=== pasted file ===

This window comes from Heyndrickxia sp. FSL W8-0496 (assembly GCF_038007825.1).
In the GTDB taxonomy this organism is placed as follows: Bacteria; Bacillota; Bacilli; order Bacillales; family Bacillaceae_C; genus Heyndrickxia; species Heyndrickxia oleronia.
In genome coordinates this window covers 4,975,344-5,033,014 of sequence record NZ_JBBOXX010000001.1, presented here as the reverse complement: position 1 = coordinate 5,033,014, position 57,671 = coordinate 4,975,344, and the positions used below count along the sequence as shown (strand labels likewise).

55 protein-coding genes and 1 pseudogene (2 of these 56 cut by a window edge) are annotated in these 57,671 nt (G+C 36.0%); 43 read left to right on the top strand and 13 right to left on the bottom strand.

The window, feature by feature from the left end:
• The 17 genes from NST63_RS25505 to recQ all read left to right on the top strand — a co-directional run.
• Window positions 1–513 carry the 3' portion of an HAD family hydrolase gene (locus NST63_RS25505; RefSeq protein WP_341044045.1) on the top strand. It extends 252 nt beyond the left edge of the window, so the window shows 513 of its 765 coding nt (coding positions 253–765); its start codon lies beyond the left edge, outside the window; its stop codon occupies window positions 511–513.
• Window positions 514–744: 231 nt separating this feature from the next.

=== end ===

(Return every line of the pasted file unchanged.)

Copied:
This window comes from Heyndrickxia sp. FSL W8-0496 (assembly GCF_038007825.1).
In the GTDB taxonomy this organism is placed as follows: Bacteria; Bacillota; Bacilli; order Bacillales; family Bacillaceae_C; genus Heyndrickxia; species Heyndrickxia oleronia.
In genome coordinates this window covers 4,975,344-5,033,014 of sequence record NZ_JBBOXX010000001.1, presented here as the reverse complement: position 1 = coordinate 5,033,014, position 57,671 = coordinate 4,975,344, and the positions used below count along the sequence as shown (strand labels likewise).

55 protein-coding genes and 1 pseudogene (2 of these 56 cut by a window edge) are annotated in these 57,671 nt (G+C 36.0%); 43 read left to right on the top strand and 13 right to left on the bottom strand.

The window, feature by feature from the left end:
• The 17 genes from NST63_RS25505 to recQ all read left to right on the top strand — a co-directional run.
• Window positions 1–513 carry the 3' portion of an HAD family hydrolase gene (locus NST63_RS25505; RefSeq protein WP_341044045.1) on the top strand. It extends 252 nt beyond the left edge of the window, so the window shows 513 of its 765 coding nt (coding positions 253–765); its start codon lies beyond the left edge, outside the window; its stop codon occupies window positions 511–513.
• Window positions 514–744: 231 nt separating this feature from the next.